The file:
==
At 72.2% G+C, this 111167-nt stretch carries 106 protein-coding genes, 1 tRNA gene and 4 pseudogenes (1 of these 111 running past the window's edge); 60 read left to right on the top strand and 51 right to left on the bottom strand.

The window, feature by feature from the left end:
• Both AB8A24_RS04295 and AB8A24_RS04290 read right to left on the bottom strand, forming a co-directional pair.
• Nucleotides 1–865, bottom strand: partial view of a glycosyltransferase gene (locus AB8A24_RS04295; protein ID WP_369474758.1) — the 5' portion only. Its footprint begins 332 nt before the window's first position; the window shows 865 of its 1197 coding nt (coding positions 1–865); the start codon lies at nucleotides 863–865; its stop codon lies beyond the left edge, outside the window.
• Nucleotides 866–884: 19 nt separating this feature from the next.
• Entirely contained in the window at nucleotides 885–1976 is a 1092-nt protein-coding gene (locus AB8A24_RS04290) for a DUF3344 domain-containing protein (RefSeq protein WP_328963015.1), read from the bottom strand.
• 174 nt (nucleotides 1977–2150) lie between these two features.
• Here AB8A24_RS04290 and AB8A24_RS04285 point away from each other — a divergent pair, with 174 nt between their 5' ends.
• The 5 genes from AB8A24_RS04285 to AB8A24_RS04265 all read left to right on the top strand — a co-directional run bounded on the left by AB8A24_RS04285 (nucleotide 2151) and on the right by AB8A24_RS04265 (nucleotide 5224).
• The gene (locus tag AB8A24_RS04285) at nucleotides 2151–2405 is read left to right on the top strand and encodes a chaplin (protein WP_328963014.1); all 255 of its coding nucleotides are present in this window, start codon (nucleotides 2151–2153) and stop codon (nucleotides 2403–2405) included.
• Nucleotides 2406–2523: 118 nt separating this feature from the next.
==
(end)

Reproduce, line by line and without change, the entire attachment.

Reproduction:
At 72.2% G+C, this 111167-nt stretch carries 106 protein-coding genes, 1 tRNA gene and 4 pseudogenes (1 of these 111 running past the window's edge); 60 read left to right on the top strand and 51 right to left on the bottom strand.

The window, feature by feature from the left end:
• Both AB8A24_RS04295 and AB8A24_RS04290 read right to left on the bottom strand, forming a co-directional pair.
• Nucleotides 1–865, bottom strand: partial view of a glycosyltransferase gene (locus AB8A24_RS04295; protein ID WP_369474758.1) — the 5' portion only. Its footprint begins 332 nt before the window's first position; the window shows 865 of its 1197 coding nt (coding positions 1–865); the start codon lies at nucleotides 863–865; its stop codon lies beyond the left edge, outside the window.
• Nucleotides 866–884: 19 nt separating this feature from the next.
• Entirely contained in the window at nucleotides 885–1976 is a 1092-nt protein-coding gene (locus AB8A24_RS04290) for a DUF3344 domain-containing protein (RefSeq protein WP_328963015.1), read from the bottom strand.
• 174 nt (nucleotides 1977–2150) lie between these two features.
• Here AB8A24_RS04290 and AB8A24_RS04285 point away from each other — a divergent pair, with 174 nt between their 5' ends.
• The 5 genes from AB8A24_RS04285 to AB8A24_RS04265 all read left to right on the top strand — a co-directional run bounded on the left by AB8A24_RS04285 (nucleotide 2151) and on the right by AB8A24_RS04265 (nucleotide 5224).
• The gene (locus tag AB8A24_RS04285) at nucleotides 2151–2405 is read left to right on the top strand and encodes a chaplin (protein WP_328963014.1); all 255 of its coding nucleotides are present in this window, start codon (nucleotides 2151–2153) and stop codon (nucleotides 2403–2405) included.
• Nucleotides 2406–2523: 118 nt separating this feature from the next.